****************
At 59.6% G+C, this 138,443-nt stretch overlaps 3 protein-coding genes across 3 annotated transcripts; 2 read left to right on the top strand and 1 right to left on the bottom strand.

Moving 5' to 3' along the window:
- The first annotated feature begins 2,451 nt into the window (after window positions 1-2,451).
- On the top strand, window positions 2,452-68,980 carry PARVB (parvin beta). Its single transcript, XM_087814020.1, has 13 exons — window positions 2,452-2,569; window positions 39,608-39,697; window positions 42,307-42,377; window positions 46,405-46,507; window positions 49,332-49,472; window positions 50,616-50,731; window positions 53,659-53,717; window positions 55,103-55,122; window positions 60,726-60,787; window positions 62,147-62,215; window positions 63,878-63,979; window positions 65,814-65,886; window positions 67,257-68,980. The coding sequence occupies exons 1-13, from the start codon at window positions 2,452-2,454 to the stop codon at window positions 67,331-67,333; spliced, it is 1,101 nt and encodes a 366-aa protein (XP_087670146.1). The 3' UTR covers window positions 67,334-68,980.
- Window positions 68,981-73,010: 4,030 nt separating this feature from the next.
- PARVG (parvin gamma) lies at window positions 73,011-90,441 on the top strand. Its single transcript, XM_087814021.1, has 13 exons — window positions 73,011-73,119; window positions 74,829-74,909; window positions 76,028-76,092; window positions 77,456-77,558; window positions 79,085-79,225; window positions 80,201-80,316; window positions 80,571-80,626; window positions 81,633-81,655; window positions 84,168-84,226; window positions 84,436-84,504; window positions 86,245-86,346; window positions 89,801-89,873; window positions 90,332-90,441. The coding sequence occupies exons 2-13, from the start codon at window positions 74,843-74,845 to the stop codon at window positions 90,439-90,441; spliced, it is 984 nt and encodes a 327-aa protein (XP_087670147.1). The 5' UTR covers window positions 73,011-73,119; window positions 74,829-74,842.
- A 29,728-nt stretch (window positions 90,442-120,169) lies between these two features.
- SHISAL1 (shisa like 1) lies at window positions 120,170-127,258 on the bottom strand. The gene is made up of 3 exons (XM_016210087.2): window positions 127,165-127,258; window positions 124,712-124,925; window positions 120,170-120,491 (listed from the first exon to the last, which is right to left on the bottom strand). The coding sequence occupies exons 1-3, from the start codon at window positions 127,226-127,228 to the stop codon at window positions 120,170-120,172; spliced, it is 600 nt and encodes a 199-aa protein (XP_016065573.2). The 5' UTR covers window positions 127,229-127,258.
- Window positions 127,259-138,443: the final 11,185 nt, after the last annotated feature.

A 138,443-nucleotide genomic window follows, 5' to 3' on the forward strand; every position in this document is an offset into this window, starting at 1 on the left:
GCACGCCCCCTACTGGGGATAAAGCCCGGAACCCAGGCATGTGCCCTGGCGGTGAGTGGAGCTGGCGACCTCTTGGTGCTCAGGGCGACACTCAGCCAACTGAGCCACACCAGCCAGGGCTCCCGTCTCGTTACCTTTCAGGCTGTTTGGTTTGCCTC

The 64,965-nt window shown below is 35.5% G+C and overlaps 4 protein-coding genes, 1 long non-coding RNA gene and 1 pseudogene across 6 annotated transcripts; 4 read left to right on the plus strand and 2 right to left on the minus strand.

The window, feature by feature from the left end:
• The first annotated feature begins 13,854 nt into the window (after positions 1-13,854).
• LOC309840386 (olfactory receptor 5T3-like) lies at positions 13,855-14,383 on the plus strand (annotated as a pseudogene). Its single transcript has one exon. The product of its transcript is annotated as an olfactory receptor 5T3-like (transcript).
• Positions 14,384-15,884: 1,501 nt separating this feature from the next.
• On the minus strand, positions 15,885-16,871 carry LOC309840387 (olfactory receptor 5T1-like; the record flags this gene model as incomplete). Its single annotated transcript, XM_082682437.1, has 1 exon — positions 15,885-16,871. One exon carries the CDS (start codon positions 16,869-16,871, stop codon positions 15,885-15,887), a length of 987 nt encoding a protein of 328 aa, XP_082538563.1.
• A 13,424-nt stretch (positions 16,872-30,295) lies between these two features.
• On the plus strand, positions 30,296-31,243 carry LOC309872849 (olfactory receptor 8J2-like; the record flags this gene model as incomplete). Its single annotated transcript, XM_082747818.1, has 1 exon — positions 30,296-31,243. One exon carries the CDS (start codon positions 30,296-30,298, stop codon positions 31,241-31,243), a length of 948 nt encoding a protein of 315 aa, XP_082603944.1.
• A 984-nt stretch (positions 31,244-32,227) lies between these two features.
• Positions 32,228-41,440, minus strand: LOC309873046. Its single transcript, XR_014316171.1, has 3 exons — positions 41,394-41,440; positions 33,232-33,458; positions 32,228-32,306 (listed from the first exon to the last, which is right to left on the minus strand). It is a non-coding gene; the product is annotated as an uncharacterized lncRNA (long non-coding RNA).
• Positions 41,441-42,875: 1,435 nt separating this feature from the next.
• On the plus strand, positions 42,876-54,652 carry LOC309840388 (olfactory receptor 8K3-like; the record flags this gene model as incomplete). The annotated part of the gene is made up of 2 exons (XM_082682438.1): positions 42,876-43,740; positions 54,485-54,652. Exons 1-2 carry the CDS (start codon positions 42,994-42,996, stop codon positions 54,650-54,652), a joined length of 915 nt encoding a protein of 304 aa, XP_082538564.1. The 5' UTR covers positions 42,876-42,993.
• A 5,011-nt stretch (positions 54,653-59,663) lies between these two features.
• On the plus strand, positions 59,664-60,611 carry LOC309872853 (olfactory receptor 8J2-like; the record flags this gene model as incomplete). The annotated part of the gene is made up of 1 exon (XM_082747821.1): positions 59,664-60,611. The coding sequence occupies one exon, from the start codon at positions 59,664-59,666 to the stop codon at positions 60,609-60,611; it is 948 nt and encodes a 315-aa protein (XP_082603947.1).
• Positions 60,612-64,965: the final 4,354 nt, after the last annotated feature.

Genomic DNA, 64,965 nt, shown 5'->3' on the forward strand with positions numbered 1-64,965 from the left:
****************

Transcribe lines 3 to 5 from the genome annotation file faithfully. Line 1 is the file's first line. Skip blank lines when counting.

- The first annotated feature begins 2,451 nt into the window (after window positions 1-2,451).
- On the top strand, window positions 2,452-68,980 carry PARVB (parvin beta). Its single transcript, XM_087814020.1, has 13 exons — window positions 2,452-2,569; window positions 39,608-39,697; window positions 42,307-42,377; window positions 46,405-46,507; window positions 49,332-49,472; window positions 50,616-50,731; window positions 53,659-53,717; window positions 55,103-55,122; window positions 60,726-60,787; window positions 62,147-62,215; window positions 63,878-63,979; window positions 65,814-65,886; window positions 67,257-68,980. The coding sequence occupies exons 1-13, from the start codon at window positions 2,452-2,454 to the stop codon at window positions 67,331-67,333; spliced, it is 1,101 nt and encodes a 366-aa protein (XP_087670146.1). The 3' UTR covers window positions 67,334-68,980.
- Window positions 68,981-73,010: 4,030 nt separating this feature from the next.